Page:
RACE DEBRIEF

    Mercedes Technical Director James Allison helped host the team’s first event aimed at encouraging students from more diverse backgrounds into science and engineering careers on Saturday, as part of a partnership launched by Lewis Hamilton and Team Principal Toto Wolff.

    The Mulberry STEM Academy was launched last November, and is a partnership between Mercedes F1 team and the Mulberry Schools Trust which provides a specialised programme for young people who have talent, passion and aptitude in STEM (Science, Technology, Engineering, Maths) subjects, providing them with extracurricular learning and inspirational experiences through vocational training, study and masterclasses.

    More than 100 students at three London schools – the Mulberry Academy, Mulberry School for Girls and Mulberry UTC – applied for the scheme, with 40 successful. Most of the students at the Mulberry Schools Trust are from Black, Asian and minority ethnic backgrounds, which are under-represented in STEM careers. The STEM Academy aims to change that.

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    And on Saturday, Allison and Mercedes’ chief people officer Paul Mills spoke spoke to the 40 students, along with some of the team's existing graduates, who answered questions regarding career and education paths and shared their experiences working for the seven-time F1 champions.

    Allison said: “I was honoured to be asked to take part in the first Mulberry STEM Academy event this weekend. Having heard from Toto and Lewis about the eagerness and inquisitive nature of the Mulberry students at the November launch, I was very interested to meet the group for myself and find out what has inspired them to dedicate their Saturdays and holidays to further study.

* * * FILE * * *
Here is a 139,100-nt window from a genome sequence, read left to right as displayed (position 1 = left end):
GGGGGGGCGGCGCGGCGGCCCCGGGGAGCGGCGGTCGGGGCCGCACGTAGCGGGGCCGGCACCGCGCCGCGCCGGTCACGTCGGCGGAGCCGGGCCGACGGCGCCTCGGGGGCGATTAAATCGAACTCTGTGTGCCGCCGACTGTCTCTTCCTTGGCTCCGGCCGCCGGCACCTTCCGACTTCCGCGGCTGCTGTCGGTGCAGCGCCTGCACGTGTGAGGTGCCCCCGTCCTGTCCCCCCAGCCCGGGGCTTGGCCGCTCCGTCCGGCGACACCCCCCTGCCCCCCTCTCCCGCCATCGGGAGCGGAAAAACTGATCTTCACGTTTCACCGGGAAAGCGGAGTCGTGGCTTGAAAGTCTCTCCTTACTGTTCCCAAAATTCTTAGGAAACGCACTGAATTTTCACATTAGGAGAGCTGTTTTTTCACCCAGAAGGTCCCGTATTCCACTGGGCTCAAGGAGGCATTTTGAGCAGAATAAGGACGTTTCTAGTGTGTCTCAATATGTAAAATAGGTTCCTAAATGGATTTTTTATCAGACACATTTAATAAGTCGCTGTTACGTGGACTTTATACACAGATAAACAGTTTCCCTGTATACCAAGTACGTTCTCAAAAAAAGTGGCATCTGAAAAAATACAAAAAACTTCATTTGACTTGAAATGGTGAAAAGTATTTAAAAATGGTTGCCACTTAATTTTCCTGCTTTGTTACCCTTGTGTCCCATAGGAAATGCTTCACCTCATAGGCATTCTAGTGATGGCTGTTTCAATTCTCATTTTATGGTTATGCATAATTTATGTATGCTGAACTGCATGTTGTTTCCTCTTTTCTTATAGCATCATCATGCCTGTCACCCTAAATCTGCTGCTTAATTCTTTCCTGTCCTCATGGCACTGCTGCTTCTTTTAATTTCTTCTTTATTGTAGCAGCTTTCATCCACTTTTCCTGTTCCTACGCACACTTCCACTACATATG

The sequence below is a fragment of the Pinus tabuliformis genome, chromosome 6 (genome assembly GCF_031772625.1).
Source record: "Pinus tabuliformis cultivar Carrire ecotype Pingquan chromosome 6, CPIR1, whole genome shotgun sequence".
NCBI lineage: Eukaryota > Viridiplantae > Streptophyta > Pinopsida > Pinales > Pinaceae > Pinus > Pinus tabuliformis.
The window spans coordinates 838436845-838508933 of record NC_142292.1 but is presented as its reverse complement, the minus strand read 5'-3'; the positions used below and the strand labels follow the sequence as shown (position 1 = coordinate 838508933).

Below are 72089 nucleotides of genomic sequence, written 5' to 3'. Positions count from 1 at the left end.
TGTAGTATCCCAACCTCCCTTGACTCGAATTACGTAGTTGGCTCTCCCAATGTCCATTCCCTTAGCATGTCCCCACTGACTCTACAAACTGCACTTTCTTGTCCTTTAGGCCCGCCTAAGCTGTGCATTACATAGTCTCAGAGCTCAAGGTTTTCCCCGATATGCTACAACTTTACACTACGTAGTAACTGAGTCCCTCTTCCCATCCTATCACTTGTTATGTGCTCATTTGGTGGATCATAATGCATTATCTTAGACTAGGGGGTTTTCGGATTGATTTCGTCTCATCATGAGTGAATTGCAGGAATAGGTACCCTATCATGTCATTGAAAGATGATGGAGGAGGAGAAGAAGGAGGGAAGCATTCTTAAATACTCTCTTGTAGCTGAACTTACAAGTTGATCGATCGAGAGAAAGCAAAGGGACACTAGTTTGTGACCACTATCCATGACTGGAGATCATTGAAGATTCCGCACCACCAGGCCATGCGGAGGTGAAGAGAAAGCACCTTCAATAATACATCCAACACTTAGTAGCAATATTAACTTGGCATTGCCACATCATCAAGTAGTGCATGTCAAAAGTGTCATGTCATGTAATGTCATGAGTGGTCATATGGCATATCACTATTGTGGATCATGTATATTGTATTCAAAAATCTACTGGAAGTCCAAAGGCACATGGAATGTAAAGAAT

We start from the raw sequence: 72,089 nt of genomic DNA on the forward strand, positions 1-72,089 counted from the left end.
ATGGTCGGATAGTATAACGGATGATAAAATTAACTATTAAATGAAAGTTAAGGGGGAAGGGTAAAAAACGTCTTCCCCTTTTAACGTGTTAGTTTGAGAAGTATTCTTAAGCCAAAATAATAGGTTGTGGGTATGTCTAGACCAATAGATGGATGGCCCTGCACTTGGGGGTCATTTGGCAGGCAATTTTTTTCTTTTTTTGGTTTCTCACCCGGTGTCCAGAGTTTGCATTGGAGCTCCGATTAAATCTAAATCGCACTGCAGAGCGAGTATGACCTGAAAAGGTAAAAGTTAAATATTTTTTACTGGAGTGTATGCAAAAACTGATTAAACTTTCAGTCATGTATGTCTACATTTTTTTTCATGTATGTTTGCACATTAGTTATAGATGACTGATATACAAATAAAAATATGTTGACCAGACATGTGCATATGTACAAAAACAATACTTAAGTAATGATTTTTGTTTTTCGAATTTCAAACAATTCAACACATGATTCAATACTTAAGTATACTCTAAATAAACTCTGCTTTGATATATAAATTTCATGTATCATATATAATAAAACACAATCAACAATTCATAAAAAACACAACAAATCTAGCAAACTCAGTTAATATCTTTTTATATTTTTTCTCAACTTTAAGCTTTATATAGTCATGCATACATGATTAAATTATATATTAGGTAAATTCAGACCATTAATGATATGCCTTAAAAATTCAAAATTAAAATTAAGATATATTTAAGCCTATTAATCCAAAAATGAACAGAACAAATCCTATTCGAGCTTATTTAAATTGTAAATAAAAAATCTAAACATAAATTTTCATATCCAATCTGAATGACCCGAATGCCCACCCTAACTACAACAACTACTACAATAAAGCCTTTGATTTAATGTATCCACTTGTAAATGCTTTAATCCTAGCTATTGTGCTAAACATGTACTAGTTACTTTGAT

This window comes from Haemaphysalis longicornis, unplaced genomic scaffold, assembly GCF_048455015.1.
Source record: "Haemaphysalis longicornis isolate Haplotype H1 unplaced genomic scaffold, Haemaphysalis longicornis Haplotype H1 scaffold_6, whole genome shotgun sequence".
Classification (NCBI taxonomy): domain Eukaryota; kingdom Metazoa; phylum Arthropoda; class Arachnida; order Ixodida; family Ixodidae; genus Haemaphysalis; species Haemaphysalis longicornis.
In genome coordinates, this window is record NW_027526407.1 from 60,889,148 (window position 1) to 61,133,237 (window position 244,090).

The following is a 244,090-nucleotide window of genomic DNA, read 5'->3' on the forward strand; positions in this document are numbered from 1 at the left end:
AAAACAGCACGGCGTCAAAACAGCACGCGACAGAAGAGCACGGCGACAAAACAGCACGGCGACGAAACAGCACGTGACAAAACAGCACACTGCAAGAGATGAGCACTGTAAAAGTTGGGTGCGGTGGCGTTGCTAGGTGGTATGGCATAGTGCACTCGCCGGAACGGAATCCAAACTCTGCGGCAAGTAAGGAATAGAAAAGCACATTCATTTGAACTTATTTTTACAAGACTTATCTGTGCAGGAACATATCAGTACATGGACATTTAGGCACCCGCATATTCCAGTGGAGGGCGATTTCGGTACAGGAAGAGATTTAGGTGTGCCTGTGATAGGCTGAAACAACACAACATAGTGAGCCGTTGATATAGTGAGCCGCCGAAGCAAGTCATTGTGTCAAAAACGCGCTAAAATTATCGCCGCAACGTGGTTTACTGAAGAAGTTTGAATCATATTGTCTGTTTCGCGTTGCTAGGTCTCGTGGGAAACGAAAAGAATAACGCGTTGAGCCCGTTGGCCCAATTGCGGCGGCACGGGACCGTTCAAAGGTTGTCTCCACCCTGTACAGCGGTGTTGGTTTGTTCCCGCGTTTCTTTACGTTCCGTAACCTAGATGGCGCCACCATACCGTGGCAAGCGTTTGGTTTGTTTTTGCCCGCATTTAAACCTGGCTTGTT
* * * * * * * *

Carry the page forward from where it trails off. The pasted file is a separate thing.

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    The Mulberry STEM Academy was launched in 2020 by Hamilton and Wolff

    "I was not disappointed; the commitment and enthusiasm shown and the insightful questions asked, were inspirational. I have little doubt that all of the students we met on Saturday have bright futures ahead of them, but I hope that today's presentation will have offered them further encouragement to go on to study STEM subjects at university.

    "I look forward to seeing how the STEM Academy programme develops over the next few months and the progress that the students make as they work alongside and within our team."

    Dr Vanessa Ogden, CEO of the Mulberry Schools Trust and Headteacher of Mulberry School for Girls, said: "I am delighted with the success of our first event with Mercedes-Benz Grand Prix. Our Mulberry STEM Academy scholars were thrilled to meet the employee graduates, who were all highly aspirational.

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    "Imaginations were sparked and ambitions raised, as our students listened to the different educational routes that can lead to a flourishing career in STEM. Our young people deserve the best and we know that exposure to high quality, stimulating events like this will propel them more quickly into exciting futures and desired destinations. We look forward to seeing our students grow in confidence as they progress through the programme over the coming months."

    As of 2018, just 9% of STEM employees in the UK were from a BAME background, just 12% were women, and 24 were from low socio-economic backgrounds. The Silver Arrows aim to improve diversity and inclusion in engineering and motorsport with the 'Accelerate 25' scheme that aims to have 25% of new starters coming from under-represented groups for the next five years.